Do I have to wait twelve months to do my property settlement?

We often receive enquires from family law clients who assume they have to wait at least 12 months following separation, to commence their financial and property settlement.

This is not the case.

The “12 months” confusion relates to divorce, not property settlement

The 12-month time frame is relevant to the period of time the Court requires parties to a marriage to be separated before the court will formally recognise the end of their marriage. An application for divorce can only be made once parties have been separated for a minimum period of 12 months from the date of separation. If the court is satisfied the legal requirements are met, they will grant a divorce order.

Even though you cannot finalise your divorce within 12 months of separation, on and from the date of separation parties can negotiate and formalise arrangements for:

How are valuations of property treated in family law?

There is a common misconception that ‘a line in the sand is drawn’ from the date of separation which compels parties (and their advisors) to treat the parties’ assets and their value as at the date of separation.

This is also not the case.

The value of the net asset pool is highly relevant to the timing of negotiations for a financial and property settlement. The value of the asset pool is, in most cases taken at the date of the settlement between the parties and not the date of separation.

The Court must identify and value the property of the parties as at the current date and will consider contributions (financial and non-financial, such as homemaker or primary carer of children) from the commencement of the relationship until the current date.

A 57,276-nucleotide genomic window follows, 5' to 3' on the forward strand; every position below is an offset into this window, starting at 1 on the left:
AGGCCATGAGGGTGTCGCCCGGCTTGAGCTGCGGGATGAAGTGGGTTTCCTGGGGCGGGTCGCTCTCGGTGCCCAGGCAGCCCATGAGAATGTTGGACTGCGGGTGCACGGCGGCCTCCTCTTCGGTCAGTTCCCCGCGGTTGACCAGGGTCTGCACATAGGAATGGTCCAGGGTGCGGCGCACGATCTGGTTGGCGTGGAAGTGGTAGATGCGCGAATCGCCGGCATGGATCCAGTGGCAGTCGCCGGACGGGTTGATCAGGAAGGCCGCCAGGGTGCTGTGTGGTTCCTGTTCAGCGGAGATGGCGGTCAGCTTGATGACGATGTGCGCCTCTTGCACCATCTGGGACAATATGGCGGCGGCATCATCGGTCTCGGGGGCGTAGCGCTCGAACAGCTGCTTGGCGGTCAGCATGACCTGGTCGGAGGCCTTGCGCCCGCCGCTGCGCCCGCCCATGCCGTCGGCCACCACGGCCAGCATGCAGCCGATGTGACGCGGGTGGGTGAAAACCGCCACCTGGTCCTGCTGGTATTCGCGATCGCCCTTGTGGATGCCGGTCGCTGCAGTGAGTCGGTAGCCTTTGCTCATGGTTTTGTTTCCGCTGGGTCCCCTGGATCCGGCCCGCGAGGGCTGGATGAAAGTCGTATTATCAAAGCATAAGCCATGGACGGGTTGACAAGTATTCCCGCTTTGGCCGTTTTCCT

Delays in property settlement can impact the value of the asset pool

A delay in the timing to finalise a property settlement can have a material impact on the value of the asset pool. If negotiations are delayed, any increase or decrease to real (for example, the family home), superannuation and other assets and investments may significantly alter the value of the pool and the available property to be distributed between the parties.

It goes without saying, the longer parties wait after separation, the more difficult the task of property settlement becomes.

This is largely due to the nature of the parties’ contributions, which will change post-separation. During the relationship, each party’s contributions were likely made for a common purpose but upon separation, parties go their own way and contributing towards those same common purposes will have ended.

Recently separated spouses should seek expert family law advice immediately after separation to ensure they are aware of their rights and entitlements under the relevant Family Law legislation.

About the Author:

Today’s article is written by family lawyer, Matt Kinder. You can learn more about Matt’s expertise and experience here.

 

The information published in this paper is of a general nature and should not be construed as legal advice.